220,000 young Americans gave up on their dream to go to college last year for the simple reason that they could not afford the price of tuition, which is now rising at the rate of almost 10% a year. Over the last twenty-five years, it's gone up an astounding 519%. Add to that the rising cost of health care, child care, and a falling family income, and you can begin to get a picture of what these kids are facing.

The chance to go to college - the chance to unlock so many doors of opportunity and possibility - has always been a foundation of the American Dream. It's a chance once provided to my grandfather and so many other returning World War II soldiers by the GI Bill of Rights, which led to the creation of the largest middle-class in history. It's a chance that once made a young African's dreams come true when the University of Hawaii gave my father a scholarship to study in America. And it's a chance given to me by my parents, who weren't rich but believed that in a generous America, you don't have to be rich to achieve your potential - that it can be realized through hard work and education.

Today, at the beginning of 21st century, we know that the high-wage, high-value jobs of tomorrow place a higher premium on a college education than ever before. More and more, Americans are competing for these jobs with highly educated workers from India, China, and all over the world. If we want America to win in this new global economy, we have to start sending more kids to college, not less.

And so, as I stood in those Illinois colleges listening to students tell me about their problems, I started thinking, when did the cost of college stop becoming our problem? When did the headlines about skyrocketing tuition start getting crowded out by Michael Jackson and Martha Stewart, and when did this national priority start playing second fiddle to the latest partisan food fight in Washington?

I'm not sure, but I do know that I've met enough good citizens who think about the other guy and want to change this. And I believe there are enough members of both parties who want to start this country down the path of making college affordable and accessible for every American.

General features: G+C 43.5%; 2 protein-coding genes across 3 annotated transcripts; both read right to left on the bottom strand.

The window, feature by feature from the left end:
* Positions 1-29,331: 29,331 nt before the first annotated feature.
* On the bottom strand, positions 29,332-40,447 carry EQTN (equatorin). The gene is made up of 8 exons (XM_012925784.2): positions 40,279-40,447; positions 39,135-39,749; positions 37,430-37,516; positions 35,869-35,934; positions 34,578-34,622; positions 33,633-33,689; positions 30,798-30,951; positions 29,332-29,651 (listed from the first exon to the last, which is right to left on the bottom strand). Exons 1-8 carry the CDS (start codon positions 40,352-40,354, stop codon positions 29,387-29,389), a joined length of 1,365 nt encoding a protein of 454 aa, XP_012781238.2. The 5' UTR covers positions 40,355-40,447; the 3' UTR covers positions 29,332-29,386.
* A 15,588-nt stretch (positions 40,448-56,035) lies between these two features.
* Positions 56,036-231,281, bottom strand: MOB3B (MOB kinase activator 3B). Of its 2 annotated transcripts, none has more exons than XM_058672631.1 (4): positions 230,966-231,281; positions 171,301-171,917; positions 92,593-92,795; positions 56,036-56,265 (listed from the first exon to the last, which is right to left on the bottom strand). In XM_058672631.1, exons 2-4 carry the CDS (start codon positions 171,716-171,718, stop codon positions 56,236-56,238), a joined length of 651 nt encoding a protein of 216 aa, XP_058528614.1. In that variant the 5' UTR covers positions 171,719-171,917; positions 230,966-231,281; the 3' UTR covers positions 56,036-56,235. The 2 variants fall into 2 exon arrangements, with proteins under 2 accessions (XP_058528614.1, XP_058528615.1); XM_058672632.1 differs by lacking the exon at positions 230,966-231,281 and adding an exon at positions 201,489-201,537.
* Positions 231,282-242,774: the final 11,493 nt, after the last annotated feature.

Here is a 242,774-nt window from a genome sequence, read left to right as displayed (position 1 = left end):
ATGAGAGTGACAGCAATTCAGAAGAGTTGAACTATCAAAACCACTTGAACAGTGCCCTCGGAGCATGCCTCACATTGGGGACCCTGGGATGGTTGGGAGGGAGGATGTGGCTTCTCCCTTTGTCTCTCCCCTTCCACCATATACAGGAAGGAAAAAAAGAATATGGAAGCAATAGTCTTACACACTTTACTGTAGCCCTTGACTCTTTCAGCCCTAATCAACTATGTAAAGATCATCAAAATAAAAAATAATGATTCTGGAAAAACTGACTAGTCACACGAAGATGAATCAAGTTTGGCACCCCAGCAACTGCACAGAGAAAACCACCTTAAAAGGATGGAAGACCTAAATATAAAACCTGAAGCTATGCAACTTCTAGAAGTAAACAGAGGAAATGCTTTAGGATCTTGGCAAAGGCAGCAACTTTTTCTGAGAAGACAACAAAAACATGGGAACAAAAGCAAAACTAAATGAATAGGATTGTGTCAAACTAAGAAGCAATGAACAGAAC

I look around this room tonight and feel both fortunate and hopeful that I'm in the company of folks who are already doing their part to get us there. When you announce the winners of the first Herblock scholarships this year, you're not only fulfilling Herblock's wishes, but the dreams of kids who just want the chance to succeed.

I believe it's time for Congress to follow your lead. This week, I'm introducing the Higher Education Opportunity through Pell Grant Expansion Act - the HOPE Act. This bill will make college more affordable for 430,000 Americans by increasing Pell Grant awards. Today, 5.3 million undergraduate students use these grants to fund their education. But the awards just haven't kept up with the rising price of tuition or even inflation. As a result, the current $4,050 Pell Grant maximum is $700 less in real terms than the maximum grant 30 years ago. Pell Grants now cover only 23% of the total cost of the average four-year public college.

The HOPE Act would correct this problem by raising the Pell Grant maximum to $5,100, and it would continue to raise this maximum in future years to keep up with inflation. The bill would also make sure that no student sees a reduction in Pell Grant assistance due to recent changes in the eligibility formula.